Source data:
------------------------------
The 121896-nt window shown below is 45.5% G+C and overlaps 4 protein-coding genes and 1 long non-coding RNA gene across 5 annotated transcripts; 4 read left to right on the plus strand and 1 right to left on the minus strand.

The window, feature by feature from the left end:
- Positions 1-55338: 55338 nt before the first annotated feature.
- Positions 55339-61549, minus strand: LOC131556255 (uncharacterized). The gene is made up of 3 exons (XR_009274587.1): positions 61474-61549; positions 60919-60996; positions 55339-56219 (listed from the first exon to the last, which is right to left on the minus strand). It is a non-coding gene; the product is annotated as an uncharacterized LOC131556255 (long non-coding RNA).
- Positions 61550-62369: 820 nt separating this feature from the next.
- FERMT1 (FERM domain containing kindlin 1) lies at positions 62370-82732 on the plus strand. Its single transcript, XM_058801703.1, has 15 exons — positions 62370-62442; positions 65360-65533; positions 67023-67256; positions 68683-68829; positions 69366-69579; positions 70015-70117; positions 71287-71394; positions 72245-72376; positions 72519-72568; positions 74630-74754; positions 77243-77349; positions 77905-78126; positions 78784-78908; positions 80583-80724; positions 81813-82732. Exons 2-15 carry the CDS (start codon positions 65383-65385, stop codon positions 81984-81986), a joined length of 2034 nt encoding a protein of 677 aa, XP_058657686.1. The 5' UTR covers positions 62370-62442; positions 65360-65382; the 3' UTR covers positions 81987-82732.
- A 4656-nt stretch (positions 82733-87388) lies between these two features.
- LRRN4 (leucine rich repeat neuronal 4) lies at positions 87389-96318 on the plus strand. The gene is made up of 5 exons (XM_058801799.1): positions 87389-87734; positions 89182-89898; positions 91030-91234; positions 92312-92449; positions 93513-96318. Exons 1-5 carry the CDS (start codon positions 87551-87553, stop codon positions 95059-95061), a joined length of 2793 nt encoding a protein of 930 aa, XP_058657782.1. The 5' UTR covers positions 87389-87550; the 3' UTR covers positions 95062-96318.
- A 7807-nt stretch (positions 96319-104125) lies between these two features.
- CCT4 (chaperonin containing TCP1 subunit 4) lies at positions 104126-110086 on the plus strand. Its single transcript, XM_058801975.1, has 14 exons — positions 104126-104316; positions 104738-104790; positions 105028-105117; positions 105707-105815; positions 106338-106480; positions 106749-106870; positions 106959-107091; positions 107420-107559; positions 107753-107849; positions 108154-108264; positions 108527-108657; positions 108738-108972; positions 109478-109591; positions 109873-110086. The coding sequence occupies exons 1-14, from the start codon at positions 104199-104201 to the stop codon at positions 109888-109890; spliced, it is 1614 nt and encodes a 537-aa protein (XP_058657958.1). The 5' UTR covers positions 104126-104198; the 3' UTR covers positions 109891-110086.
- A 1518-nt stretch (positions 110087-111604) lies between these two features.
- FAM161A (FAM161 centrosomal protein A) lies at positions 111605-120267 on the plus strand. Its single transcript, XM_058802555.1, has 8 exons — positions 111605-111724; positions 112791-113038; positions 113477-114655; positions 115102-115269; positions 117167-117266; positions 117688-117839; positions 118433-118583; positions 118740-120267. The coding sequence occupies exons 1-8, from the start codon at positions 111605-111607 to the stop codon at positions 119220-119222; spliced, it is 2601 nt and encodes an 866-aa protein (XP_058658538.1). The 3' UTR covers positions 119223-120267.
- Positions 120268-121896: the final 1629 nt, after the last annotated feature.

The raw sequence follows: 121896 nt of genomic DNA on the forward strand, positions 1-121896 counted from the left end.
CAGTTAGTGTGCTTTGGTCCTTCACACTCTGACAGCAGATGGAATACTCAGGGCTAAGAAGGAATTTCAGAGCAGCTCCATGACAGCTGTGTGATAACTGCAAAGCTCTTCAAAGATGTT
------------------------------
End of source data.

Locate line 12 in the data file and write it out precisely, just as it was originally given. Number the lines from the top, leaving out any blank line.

- FAM161A (FAM161 centrosomal protein A) lies at positions 111605-120267 on the plus strand. Its single transcript, XM_058802555.1, has 8 exons — positions 111605-111724; positions 112791-113038; positions 113477-114655; positions 115102-115269; positions 117167-117266; positions 117688-117839; positions 118433-118583; positions 118740-120267. The coding sequence occupies exons 1-8, from the start codon at positions 111605-111607 to the stop codon at positions 119220-119222; spliced, it is 2601 nt and encodes an 866-aa protein (XP_058658538.1). The 3' UTR covers positions 119223-120267.